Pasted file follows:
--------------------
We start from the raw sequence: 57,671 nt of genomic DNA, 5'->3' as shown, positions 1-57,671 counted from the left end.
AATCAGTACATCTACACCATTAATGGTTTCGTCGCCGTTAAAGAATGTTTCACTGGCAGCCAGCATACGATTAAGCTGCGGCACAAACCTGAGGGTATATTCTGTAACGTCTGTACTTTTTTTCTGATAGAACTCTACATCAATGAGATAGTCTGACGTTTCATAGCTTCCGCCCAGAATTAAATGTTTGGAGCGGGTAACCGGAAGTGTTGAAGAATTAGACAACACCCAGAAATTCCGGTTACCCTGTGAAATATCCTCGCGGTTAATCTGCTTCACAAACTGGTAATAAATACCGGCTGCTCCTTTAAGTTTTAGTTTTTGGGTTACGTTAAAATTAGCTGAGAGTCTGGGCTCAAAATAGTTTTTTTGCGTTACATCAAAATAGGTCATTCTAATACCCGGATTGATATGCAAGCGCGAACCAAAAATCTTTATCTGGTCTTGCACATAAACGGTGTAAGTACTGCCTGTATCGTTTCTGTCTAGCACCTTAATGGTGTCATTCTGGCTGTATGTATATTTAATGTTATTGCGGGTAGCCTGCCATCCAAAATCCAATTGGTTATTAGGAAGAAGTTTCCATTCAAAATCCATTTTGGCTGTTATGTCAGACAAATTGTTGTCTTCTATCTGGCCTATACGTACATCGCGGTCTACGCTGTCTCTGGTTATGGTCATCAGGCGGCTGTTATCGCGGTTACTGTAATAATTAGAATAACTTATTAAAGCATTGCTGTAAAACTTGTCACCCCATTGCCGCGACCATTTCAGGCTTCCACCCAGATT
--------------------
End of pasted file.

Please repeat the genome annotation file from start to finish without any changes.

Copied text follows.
We start from the raw sequence: 57,671 nt of genomic DNA, 5'->3' as shown, positions 1-57,671 counted from the left end.
AATCAGTACATCTACACCATTAATGGTTTCGTCGCCGTTAAAGAATGTTTCACTGGCAGCCAGCATACGATTAAGCTGCGGCACAAACCTGAGGGTATATTCTGTAACGTCTGTACTTTTTTTCTGATAGAACTCTACATCAATGAGATAGTCTGACGTTTCATAGCTTCCGCCCAGAATTAAATGTTTGGAGCGGGTAACCGGAAGTGTTGAAGAATTAGACAACACCCAGAAATTCCGGTTACCCTGTGAAATATCCTCGCGGTTAATCTGCTTCACAAACTGGTAATAAATACCGGCTGCTCCTTTAAGTTTTAGTTTTTGGGTTACGTTAAAATTAGCTGAGAGTCTGGGCTCAAAATAGTTTTTTTGCGTTACATCAAAATAGGTCATTCTAATACCCGGATTGATATGCAAGCGCGAACCAAAAATCTTTATCTGGTCTTGCACATAAACGGTGTAAGTACTGCCTGTATCGTTTCTGTCTAGCACCTTAATGGTGTCATTCTGGCTGTATGTATATTTAATGTTATTGCGGGTAGCCTGCCATCCAAAATCCAATTGGTTATTAGGAAGAAGTTTCCATTCAAAATCCATTTTGGCTGTTATGTCAGACAAATTGTTGTCTTCTATCTGGCCTATACGTACATCGCGGTCTACGCTGTCTCTGGTTATGGTCATCAGGCGGCTGTTATCGCGGTTACTGTAATAATTAGAATAACTTATTAAAGCATTGCTGTAAAACTTGTCACCCCATTGCCGCGACCATTTCAGGCTTCCACCCAGATT